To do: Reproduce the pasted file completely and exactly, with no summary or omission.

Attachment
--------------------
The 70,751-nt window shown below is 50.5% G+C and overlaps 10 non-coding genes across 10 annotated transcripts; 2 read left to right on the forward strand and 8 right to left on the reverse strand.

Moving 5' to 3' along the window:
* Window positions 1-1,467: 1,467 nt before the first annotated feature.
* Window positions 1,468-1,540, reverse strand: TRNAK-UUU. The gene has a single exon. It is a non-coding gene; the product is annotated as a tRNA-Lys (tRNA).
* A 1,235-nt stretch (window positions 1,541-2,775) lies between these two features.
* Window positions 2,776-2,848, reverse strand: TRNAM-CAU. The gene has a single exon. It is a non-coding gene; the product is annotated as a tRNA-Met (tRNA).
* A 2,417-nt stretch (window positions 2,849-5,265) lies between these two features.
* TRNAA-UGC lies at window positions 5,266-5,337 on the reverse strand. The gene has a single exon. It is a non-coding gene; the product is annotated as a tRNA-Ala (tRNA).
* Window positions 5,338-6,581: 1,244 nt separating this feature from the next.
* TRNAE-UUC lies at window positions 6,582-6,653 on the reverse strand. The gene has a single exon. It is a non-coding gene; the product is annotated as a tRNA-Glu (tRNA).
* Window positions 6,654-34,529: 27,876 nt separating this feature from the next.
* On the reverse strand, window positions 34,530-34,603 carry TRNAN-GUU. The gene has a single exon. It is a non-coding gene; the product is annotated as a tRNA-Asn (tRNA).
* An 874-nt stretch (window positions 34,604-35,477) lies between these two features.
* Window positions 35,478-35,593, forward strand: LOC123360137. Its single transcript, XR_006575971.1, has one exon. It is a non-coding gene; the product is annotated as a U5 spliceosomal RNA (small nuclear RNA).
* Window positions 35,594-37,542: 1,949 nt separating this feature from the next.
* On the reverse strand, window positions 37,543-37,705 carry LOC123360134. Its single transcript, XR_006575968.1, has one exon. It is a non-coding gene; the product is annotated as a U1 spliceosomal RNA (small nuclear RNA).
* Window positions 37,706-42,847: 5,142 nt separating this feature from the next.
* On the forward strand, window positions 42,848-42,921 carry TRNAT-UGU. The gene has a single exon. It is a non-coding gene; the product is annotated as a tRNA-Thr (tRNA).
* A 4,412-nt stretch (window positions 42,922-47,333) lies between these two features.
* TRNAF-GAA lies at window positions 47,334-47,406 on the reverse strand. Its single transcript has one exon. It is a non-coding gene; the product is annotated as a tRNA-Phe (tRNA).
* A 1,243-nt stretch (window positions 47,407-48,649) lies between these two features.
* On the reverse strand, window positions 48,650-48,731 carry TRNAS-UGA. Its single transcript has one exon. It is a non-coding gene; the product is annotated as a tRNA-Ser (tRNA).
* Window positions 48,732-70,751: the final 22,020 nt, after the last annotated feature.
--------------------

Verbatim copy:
The 70,751-nt window shown below is 50.5% G+C and overlaps 10 non-coding genes across 10 annotated transcripts; 2 read left to right on the forward strand and 8 right to left on the reverse strand.

Moving 5' to 3' along the window:
* Window positions 1-1,467: 1,467 nt before the first annotated feature.
* Window positions 1,468-1,540, reverse strand: TRNAK-UUU. The gene has a single exon. It is a non-coding gene; the product is annotated as a tRNA-Lys (tRNA).
* A 1,235-nt stretch (window positions 1,541-2,775) lies between these two features.
* Window positions 2,776-2,848, reverse strand: TRNAM-CAU. The gene has a single exon. It is a non-coding gene; the product is annotated as a tRNA-Met (tRNA).
* A 2,417-nt stretch (window positions 2,849-5,265) lies between these two features.
* TRNAA-UGC lies at window positions 5,266-5,337 on the reverse strand. The gene has a single exon. It is a non-coding gene; the product is annotated as a tRNA-Ala (tRNA).
* Window positions 5,338-6,581: 1,244 nt separating this feature from the next.
* TRNAE-UUC lies at window positions 6,582-6,653 on the reverse strand. The gene has a single exon. It is a non-coding gene; the product is annotated as a tRNA-Glu (tRNA).
* Window positions 6,654-34,529: 27,876 nt separating this feature from the next.
* On the reverse strand, window positions 34,530-34,603 carry TRNAN-GUU. The gene has a single exon. It is a non-coding gene; the product is annotated as a tRNA-Asn (tRNA).
* An 874-nt stretch (window positions 34,604-35,477) lies between these two features.
* Window positions 35,478-35,593, forward strand: LOC123360137. Its single transcript, XR_006575971.1, has one exon. It is a non-coding gene; the product is annotated as a U5 spliceosomal RNA (small nuclear RNA).
* Window positions 35,594-37,542: 1,949 nt separating this feature from the next.
* On the reverse strand, window positions 37,543-37,705 carry LOC123360134. Its single transcript, XR_006575968.1, has one exon. It is a non-coding gene; the product is annotated as a U1 spliceosomal RNA (small nuclear RNA).
* Window positions 37,706-42,847: 5,142 nt separating this feature from the next.
* On the forward strand, window positions 42,848-42,921 carry TRNAT-UGU. The gene has a single exon. It is a non-coding gene; the product is annotated as a tRNA-Thr (tRNA).
* A 4,412-nt stretch (window positions 42,922-47,333) lies between these two features.
* TRNAF-GAA lies at window positions 47,334-47,406 on the reverse strand. Its single transcript has one exon. It is a non-coding gene; the product is annotated as a tRNA-Phe (tRNA).
* A 1,243-nt stretch (window positions 47,407-48,649) lies between these two features.
* On the reverse strand, window positions 48,650-48,731 carry TRNAS-UGA. Its single transcript has one exon. It is a non-coding gene; the product is annotated as a tRNA-Ser (tRNA).
* Window positions 48,732-70,751: the final 22,020 nt, after the last annotated feature.